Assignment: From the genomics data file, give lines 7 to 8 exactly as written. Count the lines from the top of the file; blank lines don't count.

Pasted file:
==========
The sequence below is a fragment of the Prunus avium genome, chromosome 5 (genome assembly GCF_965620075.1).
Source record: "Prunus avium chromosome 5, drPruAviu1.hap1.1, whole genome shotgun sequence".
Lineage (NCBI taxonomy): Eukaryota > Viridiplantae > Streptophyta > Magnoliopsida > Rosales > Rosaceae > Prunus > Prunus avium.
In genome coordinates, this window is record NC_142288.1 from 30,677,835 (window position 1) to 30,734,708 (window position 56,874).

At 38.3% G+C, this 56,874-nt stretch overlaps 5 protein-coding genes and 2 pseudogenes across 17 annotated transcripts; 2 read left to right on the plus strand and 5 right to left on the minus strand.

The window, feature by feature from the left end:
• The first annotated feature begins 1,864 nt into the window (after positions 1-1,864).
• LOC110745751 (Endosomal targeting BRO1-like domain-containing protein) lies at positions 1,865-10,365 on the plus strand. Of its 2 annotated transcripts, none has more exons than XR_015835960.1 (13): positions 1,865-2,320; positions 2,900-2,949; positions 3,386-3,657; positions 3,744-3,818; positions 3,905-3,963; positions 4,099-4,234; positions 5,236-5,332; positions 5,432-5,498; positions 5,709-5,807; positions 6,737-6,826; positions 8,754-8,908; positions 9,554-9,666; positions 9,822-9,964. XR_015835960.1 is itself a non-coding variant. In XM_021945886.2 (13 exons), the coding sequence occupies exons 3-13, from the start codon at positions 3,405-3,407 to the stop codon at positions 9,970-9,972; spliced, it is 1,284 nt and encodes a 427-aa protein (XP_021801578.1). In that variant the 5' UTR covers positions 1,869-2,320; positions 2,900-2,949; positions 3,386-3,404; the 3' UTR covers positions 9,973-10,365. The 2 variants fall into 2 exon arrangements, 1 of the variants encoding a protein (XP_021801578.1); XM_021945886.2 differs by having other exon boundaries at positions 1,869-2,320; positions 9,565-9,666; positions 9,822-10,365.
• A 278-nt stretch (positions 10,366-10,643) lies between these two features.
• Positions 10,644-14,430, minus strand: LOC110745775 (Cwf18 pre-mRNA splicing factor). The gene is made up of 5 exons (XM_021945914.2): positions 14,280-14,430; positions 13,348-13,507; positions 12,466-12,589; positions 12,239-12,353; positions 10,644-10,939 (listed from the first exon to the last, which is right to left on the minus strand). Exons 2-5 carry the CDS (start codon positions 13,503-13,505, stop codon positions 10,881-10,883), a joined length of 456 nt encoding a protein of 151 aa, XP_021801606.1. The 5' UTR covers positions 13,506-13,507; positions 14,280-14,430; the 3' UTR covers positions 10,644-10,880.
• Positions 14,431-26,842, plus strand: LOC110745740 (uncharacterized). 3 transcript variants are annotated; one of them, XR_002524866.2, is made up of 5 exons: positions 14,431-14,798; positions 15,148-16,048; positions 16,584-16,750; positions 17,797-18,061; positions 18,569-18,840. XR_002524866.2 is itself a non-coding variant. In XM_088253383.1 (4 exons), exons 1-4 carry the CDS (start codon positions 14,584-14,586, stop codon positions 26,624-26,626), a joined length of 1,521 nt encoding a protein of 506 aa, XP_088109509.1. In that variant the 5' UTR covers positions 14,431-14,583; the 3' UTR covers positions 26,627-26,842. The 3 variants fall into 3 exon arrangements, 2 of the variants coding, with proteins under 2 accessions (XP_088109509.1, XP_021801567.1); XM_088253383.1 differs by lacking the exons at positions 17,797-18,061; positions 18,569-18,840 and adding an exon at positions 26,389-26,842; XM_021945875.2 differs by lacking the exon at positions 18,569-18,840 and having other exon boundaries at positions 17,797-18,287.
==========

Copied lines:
• The first annotated feature begins 1,864 nt into the window (after positions 1-1,864).
• LOC110745751 (Endosomal targeting BRO1-like domain-containing protein) lies at positions 1,865-10,365 on the plus strand. Of its 2 annotated transcripts, none has more exons than XR_015835960.1 (13): positions 1,865-2,320; positions 2,900-2,949; positions 3,386-3,657; positions 3,744-3,818; positions 3,905-3,963; positions 4,099-4,234; positions 5,236-5,332; positions 5,432-5,498; positions 5,709-5,807; positions 6,737-6,826; positions 8,754-8,908; positions 9,554-9,666; positions 9,822-9,964. XR_015835960.1 is itself a non-coding variant. In XM_021945886.2 (13 exons), the coding sequence occupies exons 3-13, from the start codon at positions 3,405-3,407 to the stop codon at positions 9,970-9,972; spliced, it is 1,284 nt and encodes a 427-aa protein (XP_021801578.1). In that variant the 5' UTR covers positions 1,869-2,320; positions 2,900-2,949; positions 3,386-3,404; the 3' UTR covers positions 9,973-10,365. The 2 variants fall into 2 exon arrangements, 1 of the variants encoding a protein (XP_021801578.1); XM_021945886.2 differs by having other exon boundaries at positions 1,869-2,320; positions 9,565-9,666; positions 9,822-10,365.